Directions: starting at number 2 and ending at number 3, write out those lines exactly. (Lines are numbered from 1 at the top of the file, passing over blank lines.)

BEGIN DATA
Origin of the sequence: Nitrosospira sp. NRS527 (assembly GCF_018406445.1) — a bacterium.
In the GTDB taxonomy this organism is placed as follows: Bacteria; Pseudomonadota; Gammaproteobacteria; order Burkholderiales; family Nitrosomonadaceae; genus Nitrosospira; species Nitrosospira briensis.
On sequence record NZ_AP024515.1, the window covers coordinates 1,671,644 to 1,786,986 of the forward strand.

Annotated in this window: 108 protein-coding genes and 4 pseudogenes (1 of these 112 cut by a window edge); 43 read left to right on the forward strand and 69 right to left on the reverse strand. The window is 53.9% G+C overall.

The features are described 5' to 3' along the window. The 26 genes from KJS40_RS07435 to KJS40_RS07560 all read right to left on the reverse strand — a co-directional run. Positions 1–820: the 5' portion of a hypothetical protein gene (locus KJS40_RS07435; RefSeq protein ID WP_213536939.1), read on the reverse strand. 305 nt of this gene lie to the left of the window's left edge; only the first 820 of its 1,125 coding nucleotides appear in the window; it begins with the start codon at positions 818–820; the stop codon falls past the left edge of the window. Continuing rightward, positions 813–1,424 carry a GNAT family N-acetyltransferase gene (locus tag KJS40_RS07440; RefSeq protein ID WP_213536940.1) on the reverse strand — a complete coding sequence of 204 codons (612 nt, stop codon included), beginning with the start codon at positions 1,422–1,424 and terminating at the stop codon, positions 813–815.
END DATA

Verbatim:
In the GTDB taxonomy this organism is placed as follows: Bacteria; Pseudomonadota; Gammaproteobacteria; order Burkholderiales; family Nitrosomonadaceae; genus Nitrosospira; species Nitrosospira briensis.
On sequence record NZ_AP024515.1, the window covers coordinates 1,671,644 to 1,786,986 of the forward strand.